Roles In bullying behavior and eysenck's personality dimensions in elementary school children

Kristina Sesar, Nataša Šimić, Marijana Barišić


Objective - The aim of the present study was to assess if girls and boys who are classified as bullies, victims, bully/victims and neutral differ in Eysenck's personality dimensions.

Subjects and method - Three hundred and seventy-two children, age range 10 to 14 years (mean age 12.3±1.6 years) completed a School Relationship Questionnaire (SRQ) and the Junior Eysenck Personality Questionnaire (EPQ Junior). To examine whether there are differences in the studied dimensions of personality with regard to their roles in bullying behavior and the gender of the respondents, we used one–way analysis of variance (ANOVA) with Tukey HSD Post Hoc analysis.

Results - Based on the results of the SRQ, 57% of children were classified as involved in bullying behavior, either as bullies (13%), victims (16%) or bullies/victims (28%), while 41% were neutral. Girls showed significantly higher levels of neuroticism (F (1.325) = 9.983, p<0.001) and dissimulation tendency (F(1.331) = 7.270, p<0.05) than boys, while boys showed significantly higher levels of psychoticism (F(1.331) = 37.632, p<0.001). Bullies and bully/victims had higher levels of extraversion (F(3.323) = 3.105, p <0.05) while victims and bully/victims were found to have higher levels of neuroticism (F (3.325) = 20.390, p<0.001) compared to neutral. Significantly higher levels of psychoticism (F (3.331) = 13.929, p<0.001) were found for bully/victims in relation to bullies, victims and neutrals. Victims had significantly higher levels of psychoticism in relation to neutral, and bullies in relation to victims and neutrals. Significantly higher levels of affinity towards dissimulation (F (3.331) = 23.916, p<0.001) were found for neutrals in relation to bullies and bully/victims, and for victims in relation to bullies and bully/victims.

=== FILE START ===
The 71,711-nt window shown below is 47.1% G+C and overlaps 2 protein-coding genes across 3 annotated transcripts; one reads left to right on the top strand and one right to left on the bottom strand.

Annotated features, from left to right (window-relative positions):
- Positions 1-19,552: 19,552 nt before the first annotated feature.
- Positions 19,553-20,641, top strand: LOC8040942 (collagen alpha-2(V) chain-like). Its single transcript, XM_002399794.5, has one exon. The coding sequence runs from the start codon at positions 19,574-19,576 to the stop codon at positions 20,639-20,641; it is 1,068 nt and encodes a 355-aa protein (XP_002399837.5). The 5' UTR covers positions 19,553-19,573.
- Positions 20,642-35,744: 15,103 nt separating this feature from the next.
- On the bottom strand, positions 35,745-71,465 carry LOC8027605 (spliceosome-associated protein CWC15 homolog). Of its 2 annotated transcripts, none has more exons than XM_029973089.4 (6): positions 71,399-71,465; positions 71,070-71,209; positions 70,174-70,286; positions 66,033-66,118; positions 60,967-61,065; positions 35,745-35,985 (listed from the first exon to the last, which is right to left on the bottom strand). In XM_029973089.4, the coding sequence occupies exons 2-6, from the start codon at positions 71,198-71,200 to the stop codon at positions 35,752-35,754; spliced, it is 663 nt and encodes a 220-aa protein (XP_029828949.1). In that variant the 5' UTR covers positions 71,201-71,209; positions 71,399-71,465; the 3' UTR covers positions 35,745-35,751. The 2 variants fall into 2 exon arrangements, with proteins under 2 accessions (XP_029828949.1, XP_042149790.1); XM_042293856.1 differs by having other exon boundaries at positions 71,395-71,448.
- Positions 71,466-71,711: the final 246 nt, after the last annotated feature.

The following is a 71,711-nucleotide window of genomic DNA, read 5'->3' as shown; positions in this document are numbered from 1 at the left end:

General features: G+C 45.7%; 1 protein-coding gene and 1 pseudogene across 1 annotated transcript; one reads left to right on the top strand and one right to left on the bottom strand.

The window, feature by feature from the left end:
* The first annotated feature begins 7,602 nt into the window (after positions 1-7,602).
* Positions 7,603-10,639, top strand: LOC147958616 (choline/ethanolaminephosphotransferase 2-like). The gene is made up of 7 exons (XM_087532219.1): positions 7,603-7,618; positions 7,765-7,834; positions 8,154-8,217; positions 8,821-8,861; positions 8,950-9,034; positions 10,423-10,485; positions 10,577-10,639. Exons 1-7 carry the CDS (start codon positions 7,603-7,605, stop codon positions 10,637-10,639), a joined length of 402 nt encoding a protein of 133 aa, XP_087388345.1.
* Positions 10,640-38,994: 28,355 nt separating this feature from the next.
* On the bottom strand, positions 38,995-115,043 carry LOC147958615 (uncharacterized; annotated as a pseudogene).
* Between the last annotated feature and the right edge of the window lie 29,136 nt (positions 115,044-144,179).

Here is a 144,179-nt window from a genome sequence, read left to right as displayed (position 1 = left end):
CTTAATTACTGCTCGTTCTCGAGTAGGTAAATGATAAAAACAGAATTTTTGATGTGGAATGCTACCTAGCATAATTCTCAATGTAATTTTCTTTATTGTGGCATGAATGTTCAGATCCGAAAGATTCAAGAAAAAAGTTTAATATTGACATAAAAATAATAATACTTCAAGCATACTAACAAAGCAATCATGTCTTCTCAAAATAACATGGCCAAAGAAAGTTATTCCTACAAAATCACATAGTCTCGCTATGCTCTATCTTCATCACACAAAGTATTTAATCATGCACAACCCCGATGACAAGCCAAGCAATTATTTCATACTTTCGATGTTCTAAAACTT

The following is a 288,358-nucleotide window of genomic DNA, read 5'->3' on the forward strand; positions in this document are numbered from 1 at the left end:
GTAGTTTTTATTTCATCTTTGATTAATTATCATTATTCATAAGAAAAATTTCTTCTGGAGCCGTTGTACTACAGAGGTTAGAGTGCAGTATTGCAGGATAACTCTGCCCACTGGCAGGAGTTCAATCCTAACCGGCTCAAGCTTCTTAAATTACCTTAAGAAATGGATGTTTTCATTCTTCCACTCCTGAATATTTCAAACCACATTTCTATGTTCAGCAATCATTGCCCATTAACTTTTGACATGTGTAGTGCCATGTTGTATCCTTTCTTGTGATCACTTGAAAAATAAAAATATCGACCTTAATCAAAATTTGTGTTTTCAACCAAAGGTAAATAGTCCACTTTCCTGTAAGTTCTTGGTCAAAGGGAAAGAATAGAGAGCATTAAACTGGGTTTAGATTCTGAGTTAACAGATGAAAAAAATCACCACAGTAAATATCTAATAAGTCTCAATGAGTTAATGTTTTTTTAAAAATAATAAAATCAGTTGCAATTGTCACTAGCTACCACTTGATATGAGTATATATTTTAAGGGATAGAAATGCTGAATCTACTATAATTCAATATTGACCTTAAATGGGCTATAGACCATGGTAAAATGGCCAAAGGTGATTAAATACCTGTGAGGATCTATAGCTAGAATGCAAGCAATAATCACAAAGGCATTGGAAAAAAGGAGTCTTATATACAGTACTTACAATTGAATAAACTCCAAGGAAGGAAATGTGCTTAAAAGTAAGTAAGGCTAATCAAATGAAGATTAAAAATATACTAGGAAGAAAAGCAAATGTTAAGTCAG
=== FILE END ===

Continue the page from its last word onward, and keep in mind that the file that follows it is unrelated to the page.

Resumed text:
Conclusion - Differences in Eysenck’s personality dimensions were found with regard to gender and role in bullying behavior. A higher level of psychoticism was found in boys, while girls had a higher level of neuroticism and tendency to dissimulation. Bullies and bully/victims had a significantly higher level of psychoticism than victims, and victims had significantly higher levels of dissimulation tendencies in relation to bullies and bully/victims. Differences in the level of psychoticism and tendency to dissimulation are factors that distinguish between bullies and bully/victims in relation to victims and the neutral subjects. The results of this study show that Eysenck’s personality dimensions could be an important variable in understanding bullying behavior.


Bullying behavior; Eysenck’s personality dimension: Eysenck’s theory of antisocial behavior

Full Text:




  • There are currently no refbacks.

Creative Commons License
This work is licensed under a Creative Commons Attribution-NonCommercial 4.0 International License.

The full text of articles published in this journal can be used free of charge for personal and educational purposes while respecting authors and publishers' copyrights. For commercial purposes no part of this journal may be reproduced without the written permission of the publisher.